A plurality of Americans oppose cutting taxes. That’s according to a new NBC/ Wall Street Journal poll, which found 42 percent of respondents believe Congress should not cut taxes, while 24 percent want cuts for individuals and 28 percent want them cut for both individuals and businesses. Another way of reading those results: 52 percent of Americans support cutting taxes in some form. But only 20 percent of respondents say businesses pay more than their fair share of taxes. 

Goldman predicts $1 trillion tax cut. The firm has upgraded prospects for a tax package to more likely than not after the announcement of a Senate budget deal. CNBC’s Patti Domm: “The Goldman economists assume the tax cuts would be phased in and could boost growth by 0.1 or 0.2 percentage points of GDP in 2018-2019.”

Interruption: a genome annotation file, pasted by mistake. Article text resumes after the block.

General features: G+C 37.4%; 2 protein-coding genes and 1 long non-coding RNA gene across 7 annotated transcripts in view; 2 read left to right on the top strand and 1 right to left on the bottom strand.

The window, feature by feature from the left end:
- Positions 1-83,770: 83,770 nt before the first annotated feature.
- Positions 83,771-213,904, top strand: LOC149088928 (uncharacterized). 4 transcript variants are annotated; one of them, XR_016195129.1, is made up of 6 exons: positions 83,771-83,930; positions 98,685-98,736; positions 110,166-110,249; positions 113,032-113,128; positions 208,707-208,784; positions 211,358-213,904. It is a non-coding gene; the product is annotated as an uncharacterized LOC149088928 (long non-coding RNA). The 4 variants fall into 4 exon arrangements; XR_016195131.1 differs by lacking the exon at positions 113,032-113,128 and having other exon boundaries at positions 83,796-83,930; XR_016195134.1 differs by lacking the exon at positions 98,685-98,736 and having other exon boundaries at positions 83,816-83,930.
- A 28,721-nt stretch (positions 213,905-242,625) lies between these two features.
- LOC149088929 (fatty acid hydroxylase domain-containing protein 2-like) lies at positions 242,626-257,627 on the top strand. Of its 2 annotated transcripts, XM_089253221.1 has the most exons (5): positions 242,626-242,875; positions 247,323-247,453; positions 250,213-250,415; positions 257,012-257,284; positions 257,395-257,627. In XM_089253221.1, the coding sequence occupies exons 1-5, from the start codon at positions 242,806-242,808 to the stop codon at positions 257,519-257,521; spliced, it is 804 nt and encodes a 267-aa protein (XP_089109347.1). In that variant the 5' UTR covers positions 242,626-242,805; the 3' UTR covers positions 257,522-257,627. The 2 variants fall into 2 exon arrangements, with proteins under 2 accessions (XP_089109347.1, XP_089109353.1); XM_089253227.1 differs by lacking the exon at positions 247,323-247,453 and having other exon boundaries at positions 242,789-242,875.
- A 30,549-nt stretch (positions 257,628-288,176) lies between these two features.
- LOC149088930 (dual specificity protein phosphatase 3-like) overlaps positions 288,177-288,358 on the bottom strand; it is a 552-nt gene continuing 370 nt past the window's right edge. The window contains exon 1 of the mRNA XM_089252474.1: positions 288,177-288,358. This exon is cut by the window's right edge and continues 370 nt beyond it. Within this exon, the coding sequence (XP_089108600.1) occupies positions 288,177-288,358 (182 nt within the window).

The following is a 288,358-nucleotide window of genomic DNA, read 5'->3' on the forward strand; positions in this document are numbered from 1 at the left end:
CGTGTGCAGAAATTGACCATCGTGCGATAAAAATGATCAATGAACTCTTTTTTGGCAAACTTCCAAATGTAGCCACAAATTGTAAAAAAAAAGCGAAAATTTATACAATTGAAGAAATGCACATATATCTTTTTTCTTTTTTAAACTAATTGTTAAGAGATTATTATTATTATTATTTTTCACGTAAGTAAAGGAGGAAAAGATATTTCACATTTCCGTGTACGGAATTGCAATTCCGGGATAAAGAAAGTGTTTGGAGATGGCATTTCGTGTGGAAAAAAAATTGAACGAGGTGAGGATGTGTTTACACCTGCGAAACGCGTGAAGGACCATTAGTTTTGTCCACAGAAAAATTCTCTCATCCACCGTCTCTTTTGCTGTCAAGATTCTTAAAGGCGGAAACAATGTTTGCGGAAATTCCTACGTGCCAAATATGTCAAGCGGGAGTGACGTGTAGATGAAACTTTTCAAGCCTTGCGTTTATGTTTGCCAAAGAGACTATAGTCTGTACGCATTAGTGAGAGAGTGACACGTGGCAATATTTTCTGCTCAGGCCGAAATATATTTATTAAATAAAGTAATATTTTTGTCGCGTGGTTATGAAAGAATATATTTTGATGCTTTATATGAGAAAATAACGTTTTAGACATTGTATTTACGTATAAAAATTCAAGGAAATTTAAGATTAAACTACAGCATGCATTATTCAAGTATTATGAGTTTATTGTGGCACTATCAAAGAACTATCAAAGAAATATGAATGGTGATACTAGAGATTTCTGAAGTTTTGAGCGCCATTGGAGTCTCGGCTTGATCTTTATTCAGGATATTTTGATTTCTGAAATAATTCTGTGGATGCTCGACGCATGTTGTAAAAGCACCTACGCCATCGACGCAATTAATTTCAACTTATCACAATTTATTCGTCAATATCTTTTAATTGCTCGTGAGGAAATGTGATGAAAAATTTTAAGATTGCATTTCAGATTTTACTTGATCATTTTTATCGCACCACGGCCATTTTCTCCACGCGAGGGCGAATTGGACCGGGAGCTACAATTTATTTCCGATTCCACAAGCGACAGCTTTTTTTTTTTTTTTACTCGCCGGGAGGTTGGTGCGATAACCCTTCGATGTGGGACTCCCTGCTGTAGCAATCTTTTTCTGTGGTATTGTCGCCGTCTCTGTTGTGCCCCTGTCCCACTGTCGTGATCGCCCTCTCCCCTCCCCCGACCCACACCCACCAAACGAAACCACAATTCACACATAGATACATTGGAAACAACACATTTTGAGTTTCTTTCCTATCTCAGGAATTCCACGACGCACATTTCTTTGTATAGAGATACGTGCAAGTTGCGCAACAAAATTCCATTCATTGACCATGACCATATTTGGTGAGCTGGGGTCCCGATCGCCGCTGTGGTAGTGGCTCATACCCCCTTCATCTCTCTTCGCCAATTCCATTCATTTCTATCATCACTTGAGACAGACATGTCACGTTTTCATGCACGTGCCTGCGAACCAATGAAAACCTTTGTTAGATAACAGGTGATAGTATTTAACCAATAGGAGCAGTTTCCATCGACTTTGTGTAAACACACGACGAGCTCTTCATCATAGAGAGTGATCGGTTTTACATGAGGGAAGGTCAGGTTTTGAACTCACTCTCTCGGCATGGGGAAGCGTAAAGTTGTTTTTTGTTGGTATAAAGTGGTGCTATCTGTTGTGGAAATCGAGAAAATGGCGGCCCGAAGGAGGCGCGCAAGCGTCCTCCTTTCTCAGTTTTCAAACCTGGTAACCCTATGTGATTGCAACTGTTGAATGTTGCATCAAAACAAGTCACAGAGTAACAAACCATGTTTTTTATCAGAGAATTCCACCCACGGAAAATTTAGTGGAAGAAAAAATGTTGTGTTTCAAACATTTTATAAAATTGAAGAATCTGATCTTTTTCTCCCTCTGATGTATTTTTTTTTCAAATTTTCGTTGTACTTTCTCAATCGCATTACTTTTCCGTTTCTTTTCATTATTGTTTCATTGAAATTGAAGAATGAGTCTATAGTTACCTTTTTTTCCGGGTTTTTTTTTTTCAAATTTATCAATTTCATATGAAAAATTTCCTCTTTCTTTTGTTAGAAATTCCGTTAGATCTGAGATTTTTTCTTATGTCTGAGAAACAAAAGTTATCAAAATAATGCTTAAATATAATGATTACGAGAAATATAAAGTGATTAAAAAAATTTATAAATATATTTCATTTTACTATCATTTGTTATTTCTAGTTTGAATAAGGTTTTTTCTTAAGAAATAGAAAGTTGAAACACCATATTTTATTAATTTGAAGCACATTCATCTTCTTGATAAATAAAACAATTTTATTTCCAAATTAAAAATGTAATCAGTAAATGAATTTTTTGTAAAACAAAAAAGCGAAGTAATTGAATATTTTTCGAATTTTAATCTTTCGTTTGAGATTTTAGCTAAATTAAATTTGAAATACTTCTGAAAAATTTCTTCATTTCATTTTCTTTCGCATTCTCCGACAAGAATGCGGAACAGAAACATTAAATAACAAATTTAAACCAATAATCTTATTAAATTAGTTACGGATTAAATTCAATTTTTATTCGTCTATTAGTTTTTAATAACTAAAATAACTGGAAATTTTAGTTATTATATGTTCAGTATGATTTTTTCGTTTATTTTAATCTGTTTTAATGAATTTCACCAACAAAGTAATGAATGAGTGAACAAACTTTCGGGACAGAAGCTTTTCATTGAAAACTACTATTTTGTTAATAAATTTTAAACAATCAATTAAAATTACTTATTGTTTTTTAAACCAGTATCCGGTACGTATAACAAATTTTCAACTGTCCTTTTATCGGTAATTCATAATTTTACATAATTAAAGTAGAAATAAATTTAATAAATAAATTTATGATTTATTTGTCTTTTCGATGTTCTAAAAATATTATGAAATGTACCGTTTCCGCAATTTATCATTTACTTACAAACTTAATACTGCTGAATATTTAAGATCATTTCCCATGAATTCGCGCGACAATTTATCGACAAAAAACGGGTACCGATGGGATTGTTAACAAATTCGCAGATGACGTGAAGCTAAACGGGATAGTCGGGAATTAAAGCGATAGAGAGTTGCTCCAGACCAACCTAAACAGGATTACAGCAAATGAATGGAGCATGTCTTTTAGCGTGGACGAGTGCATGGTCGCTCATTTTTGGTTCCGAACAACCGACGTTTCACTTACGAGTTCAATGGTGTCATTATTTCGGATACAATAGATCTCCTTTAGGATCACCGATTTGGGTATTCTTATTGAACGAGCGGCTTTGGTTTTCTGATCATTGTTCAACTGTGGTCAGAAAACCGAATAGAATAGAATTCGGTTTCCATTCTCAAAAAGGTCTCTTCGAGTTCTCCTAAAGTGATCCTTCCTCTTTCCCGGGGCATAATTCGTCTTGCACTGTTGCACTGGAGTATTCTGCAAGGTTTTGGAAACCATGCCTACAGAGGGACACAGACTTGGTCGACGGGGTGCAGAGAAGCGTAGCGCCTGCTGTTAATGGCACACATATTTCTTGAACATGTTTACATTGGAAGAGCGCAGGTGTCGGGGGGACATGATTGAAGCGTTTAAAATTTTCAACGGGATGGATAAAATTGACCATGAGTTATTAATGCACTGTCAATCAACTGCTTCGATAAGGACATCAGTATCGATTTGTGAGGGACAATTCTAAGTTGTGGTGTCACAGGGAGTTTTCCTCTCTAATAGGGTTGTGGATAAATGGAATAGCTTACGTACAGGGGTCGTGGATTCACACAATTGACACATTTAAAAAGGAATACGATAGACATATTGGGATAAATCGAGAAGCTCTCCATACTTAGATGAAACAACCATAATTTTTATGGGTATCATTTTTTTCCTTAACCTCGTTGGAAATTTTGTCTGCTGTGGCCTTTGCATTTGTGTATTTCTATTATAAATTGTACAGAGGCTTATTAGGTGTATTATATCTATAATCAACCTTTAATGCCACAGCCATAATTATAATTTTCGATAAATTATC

SEC hacked. “The top U.S. markets regulator disclosed on Wednesday that hackers penetrated its electronic system for storing public-company filings and may have traded illegally on the information,” The Wall Street Journal’s Dave Michaels writes. “The Securities and Exchange Commission’s chairman, Jay Clayton, revealed the breach in an unusual and lengthy statement issued Wednesday evening. The SEC said it was investigating the source of the hack, which it said exploited a software vulnerability in a part of the Edgar system.”

The agency said it detected the hack in 2016 but didn’t learn about the possibility of illicit trading until last month.